Recently for my Masters course I wrote a comparative essay on the characters of Othello and Oroonoko, focusing on internal and external responses to racial ‘otherness.’ Amongst other points, I tested my ‘heroes’ for a stress-induced vulnerability to mental illness, arising from the prejudice and discrimination they receive from the majority-white population surrounding them. Though my essay did well, both of my tutors concurred on one point which detracted from its overall score: that I had written about the characters as real people instead of literary constructions, and that this was wrong.
Admittedly, I was stumped. First because I hadn’t honestly realized this was what I was doing, and second because well … isn’t that the whole point of literature, to make your characters seem real? As a fiction writer, I work off the maxim that character is key, and one skilfully or ill devised can make or break a piece. As a general reader and franchise follower, it is character again which draws me in, which gets me invested in the story. And if fictional characters weren’t at the very least realistic. then why would we honestly bother tuning into their sitcom lives every week, or pursuing a series that’s going to take a year out of our lives to read? We wouldn’t, there would be no point. Writers work hard to invest their characters with life, and how involved emotionally we become with them is testament to the fact that they are not just literary constructions, even if they don’t really exist.
In 1998 when Coronation Street’s Deirdre Barlow was jailed for a crime she didn’t commit, it caused national outrage, and engendered a campaign to free her that even then-Prime-Minister Tony Blair weighed in on. This was a fictional character in a fictional situation, but its injustice struck a very real chord that resonated with people in every walk of life. Since then – if we could even say it before – I don’t think it’s possible to consider character as a mere literary construction.
Maybe academia is different, probably it is, and maybe, if I’d thought about it, I should have approached the texts from a more reserved, seventeenth-century standpoint. But I’m not a seventeenth-century woman, I’m a twenty-first, and whether it’s a fault in me or not, I view characters as real, I discuss them as real (evidenced by numerous posts on this blog) and I’m not really sorry for that. It also doesn’t seem something I’m likely to change; it’s too unconscious by this point, comes too naturally, and I don’t consider it a bad thing, even if my tutors dislike it.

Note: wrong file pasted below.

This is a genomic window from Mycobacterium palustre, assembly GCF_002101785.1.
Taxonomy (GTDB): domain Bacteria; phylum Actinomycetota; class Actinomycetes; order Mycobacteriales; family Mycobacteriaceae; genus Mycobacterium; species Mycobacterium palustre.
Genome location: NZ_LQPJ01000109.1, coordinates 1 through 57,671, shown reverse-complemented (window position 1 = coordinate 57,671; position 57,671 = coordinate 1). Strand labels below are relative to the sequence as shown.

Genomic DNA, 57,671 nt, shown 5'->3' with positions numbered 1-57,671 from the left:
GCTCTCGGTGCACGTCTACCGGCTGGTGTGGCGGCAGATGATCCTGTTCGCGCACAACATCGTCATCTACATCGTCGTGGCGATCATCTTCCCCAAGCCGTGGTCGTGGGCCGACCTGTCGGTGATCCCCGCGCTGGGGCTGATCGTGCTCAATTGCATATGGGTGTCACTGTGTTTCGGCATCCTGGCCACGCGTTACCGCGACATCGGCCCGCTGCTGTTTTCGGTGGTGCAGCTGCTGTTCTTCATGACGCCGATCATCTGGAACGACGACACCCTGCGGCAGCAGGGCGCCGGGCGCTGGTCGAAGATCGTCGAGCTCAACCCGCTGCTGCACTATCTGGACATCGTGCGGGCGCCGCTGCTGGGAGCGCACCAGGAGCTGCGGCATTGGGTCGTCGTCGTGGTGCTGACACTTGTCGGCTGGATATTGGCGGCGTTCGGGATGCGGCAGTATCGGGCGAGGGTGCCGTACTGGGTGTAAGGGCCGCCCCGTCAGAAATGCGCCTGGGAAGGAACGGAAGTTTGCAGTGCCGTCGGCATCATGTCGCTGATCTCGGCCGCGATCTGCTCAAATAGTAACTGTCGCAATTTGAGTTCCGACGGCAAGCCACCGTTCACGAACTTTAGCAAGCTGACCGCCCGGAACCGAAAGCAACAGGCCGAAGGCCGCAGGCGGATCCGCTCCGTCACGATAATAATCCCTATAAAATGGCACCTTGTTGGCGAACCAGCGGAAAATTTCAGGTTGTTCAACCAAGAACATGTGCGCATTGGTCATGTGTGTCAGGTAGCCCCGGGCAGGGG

I never honestly thought there was a disconnect between being a reader and being a writer until I started my Masters, yet I’ve heard numerous of my tutors admit that, while perfectly comfortable with writing critical essays, they could never write a work of fiction. I write both, I always have done, and I’ve never considered them mutually exclusive. Maybe this is why I’m stuck in the character-as-real cycle, and why it is also something they are unfamiliar with confronting.
I don’t know. All I do know is that when I sit down to write, I mean really write, when the world fades away and I achieve that transcendent, productive zone, it’s not me putting words into the character’s mouths, it’s not even me who is in charge of where the story goes. I’m a conduit through which the words flow, but I couldn’t tell you where they’re coming from. That to me makes character real enough, and makes me believe that you can write about fictional characters as if they are real.
People have been doing it for centuries, even including from seventeenth-century texts. How many critical essays exist that examine Hamlet’s mental state, that try to answer the question: is he mad or just pretending? Are these essays invalid because Hamlet is merely a literary construction? These critics, it seems, fall into the same trap as me, and since it had been done before, I assumed I could do it. Maybe I just don’t have enough literary weight to defend my point.
What do you think? Are characters literary constructions fit for point and purpose? Or does what they represent run deeper than that? Can they own a shade of being real?